Dr. Middleton

Dr. George Middleton

Guest Book Entries

We invite you to share your thoughts, stories, and remembrances of Dr. Middleton.
 May 5, 2008
  What can one say about Dr. Middleton? Only that had he never existed, my life would have been very different. I might not be here today, and I would have been far less happy and well-adjusted than I am (and I still have a long way to go!) The threads of the Program and its influence spread out in a million different ways through the fabric of my existence, making life richer, more complex yet easier, helping me to make sense of it all. There I met others like myself (and unlike myself) whom I had never imagined could have existed, until I found myself among them for seven glorious weeks of learning to be who I was, and learning that it was okay to be me. If the measure of a man is how many lives he changed for the better, then Dr. Middleton's measure is full indeed.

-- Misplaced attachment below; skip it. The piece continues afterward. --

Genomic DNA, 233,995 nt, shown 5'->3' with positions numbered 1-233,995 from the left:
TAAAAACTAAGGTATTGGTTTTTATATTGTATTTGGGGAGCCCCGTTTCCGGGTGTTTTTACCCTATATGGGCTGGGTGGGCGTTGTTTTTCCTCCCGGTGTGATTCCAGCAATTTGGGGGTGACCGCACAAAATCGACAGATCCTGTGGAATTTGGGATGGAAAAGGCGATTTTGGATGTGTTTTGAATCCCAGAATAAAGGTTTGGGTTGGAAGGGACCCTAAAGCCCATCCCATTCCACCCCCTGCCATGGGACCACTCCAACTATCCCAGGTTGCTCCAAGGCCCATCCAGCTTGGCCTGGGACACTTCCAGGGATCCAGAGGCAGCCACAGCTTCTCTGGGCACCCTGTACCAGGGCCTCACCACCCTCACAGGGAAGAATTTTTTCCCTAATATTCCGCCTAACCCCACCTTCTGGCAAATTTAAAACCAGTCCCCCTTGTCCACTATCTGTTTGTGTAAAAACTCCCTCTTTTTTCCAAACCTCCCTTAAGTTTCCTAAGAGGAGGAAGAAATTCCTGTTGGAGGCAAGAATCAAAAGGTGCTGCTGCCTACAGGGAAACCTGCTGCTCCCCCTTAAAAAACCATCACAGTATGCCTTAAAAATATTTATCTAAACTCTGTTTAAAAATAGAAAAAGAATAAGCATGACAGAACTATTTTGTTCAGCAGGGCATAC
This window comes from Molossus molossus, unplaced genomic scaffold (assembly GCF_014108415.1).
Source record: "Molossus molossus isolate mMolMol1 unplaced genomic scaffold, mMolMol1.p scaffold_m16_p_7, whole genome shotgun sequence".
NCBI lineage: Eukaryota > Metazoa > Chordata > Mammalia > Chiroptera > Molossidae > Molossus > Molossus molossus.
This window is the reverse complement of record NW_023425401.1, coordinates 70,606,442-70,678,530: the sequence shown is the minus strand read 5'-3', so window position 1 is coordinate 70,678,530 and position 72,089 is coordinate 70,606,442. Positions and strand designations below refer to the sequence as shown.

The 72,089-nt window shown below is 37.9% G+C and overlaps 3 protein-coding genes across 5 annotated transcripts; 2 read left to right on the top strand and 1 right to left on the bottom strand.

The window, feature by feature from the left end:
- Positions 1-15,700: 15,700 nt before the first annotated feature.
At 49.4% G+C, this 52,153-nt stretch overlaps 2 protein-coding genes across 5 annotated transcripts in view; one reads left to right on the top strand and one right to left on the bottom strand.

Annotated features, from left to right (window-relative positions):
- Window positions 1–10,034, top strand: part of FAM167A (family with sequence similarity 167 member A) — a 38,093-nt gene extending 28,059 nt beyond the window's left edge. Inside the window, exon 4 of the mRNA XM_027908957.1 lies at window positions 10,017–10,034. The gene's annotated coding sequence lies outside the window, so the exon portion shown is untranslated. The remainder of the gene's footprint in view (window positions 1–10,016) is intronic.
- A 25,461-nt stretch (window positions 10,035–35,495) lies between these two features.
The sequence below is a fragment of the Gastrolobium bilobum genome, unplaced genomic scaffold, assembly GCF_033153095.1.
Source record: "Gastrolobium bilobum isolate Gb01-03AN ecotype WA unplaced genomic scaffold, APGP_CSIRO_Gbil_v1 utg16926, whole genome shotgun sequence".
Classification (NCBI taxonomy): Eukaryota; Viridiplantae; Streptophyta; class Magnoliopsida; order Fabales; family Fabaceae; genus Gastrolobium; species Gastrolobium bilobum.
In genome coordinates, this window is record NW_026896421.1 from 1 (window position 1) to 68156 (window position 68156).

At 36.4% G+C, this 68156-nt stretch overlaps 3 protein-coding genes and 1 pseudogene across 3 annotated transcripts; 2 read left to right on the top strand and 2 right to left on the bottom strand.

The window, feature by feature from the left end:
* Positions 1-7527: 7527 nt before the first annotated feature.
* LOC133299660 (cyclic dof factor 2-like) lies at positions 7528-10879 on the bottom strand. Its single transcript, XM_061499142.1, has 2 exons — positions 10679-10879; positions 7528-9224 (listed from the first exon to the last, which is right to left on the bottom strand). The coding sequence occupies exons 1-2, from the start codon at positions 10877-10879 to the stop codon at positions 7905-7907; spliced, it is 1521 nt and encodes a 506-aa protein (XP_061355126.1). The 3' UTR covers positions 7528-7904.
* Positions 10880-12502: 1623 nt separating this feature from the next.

anonymous     (GPGC Student)
 May 5, 2008
         Doug Trotter    (GPGC Student)
 May 5, 2008
  "A Celebration of the Life of George Middleton, Ph.D." Memorial Remarks Delivered in Lake Charles, Louisiana On May 1, 2008 By H. Paul Honsinger.

We are here today to celebrate the life of an extraordinary man. And, I will not shrink, even on this sad day, from the use of the word "celebrate." Dr. Middleton spent virtually every day of his adult life doing what he loved. Dr. Middleton spent virtually every day of his adult life surrounded by people whom he loved, and who loved him. He spent a lifetime married to the love of his life. He enriched and transformed the lives of thousands of people and made a great difference in his world and ours. None of us will ever forget him.

That is a life worth celebrating.

And, notwithstanding the heaviness of my heart, I will do my best to keep my words in that spirit, because I believe Dr. Middleton would have wanted it that way.